5. Contingency: “You’re on Your Own”
One mile to the east of downtown Youngstown, in a brick building surrounded by several empty lots, is Royal Oaks, an iconic blue-collar dive. At about 5:30 p.m. on a Wednesday, the place was nearly full. The bar glowed yellow and green from the lights mounted along a wall. Old beer signs, trophies, masks, and mannequins cluttered the back corner of the main room, like party leftovers stuffed in an attic. The scene was mostly middle-aged men, some in groups, talking loudly about baseball and smelling vaguely of pot; some drank alone at the bar, sitting quietly or listening to music on headphones. I spoke with several patrons there who work as musicians, artists, or handymen; many did not hold a steady job.......................
(Back to the opening statement
6. Government: The Visible Hand

In the 1950s, Henry Ford II, the CEO of Ford, and Walter Reuther, the head of the United Auto Workers union, were touring a new engine plant in Cleveland. Ford gestured to a fleet of machines and said, “Walter, how are you going to get these robots to pay union dues?” The union boss famously replied: “Henry, how are you going to get them to buy your cars?”..................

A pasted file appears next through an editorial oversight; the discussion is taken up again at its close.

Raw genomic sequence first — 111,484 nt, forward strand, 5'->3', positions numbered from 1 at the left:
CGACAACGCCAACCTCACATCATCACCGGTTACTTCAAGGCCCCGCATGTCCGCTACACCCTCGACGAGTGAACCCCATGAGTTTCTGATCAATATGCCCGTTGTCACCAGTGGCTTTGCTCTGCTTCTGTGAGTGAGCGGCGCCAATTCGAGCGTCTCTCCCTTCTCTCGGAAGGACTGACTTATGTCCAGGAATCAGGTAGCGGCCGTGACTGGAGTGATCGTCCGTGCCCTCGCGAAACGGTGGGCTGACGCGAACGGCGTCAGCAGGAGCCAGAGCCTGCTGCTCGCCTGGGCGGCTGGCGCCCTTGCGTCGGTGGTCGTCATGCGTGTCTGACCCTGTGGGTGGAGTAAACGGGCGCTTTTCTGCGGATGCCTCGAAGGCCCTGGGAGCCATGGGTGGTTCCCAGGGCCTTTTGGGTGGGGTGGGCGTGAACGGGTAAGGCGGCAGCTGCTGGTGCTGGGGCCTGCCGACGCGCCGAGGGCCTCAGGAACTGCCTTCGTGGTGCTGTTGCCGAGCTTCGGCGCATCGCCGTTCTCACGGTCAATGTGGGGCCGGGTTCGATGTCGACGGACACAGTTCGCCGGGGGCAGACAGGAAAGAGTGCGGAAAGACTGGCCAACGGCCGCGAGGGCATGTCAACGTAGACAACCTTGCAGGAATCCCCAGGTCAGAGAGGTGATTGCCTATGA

Posted by Paul Hunter

Saturday, August 1, 2015

There Outta Be a Law

There should be a federal law against a corporation pitting one state or city against another for how many freebies and how much money they can extract from the taxpayers. Level the playing field for the benefit of all.
Add Evenflow to the likes of NCR and the Bengals

From the DDN

Miamisburg Asked To Pay Evenflo $400K To Stay

Miamisburg city leaders are being asked to pay Evenflo $400,000 to remain in town.
City of Miamisburg economic development staff is urging City Council to approve a forgivable loan in that amount to keep the designer and producer of infant car seats and child activity centers from leaving.
Last summer when Evenflo was acquired by Chinese company Goodbaby International, Evenflo had about 400 employees between Miamisburg, which became the company’s corporate home in 2008, and a manufacturing facility in Piqua.
Since that time, the company has confidentially been exploring relocation options,” Chris Fine, Miamisburg development director, wrote to City Manager Keith Johnson in a city memo dated July 30. “Those options included building a new facility outside the city of Miamisburg or possibly relocating the company to existing offices in Boston.”

Posted by Paul Hunter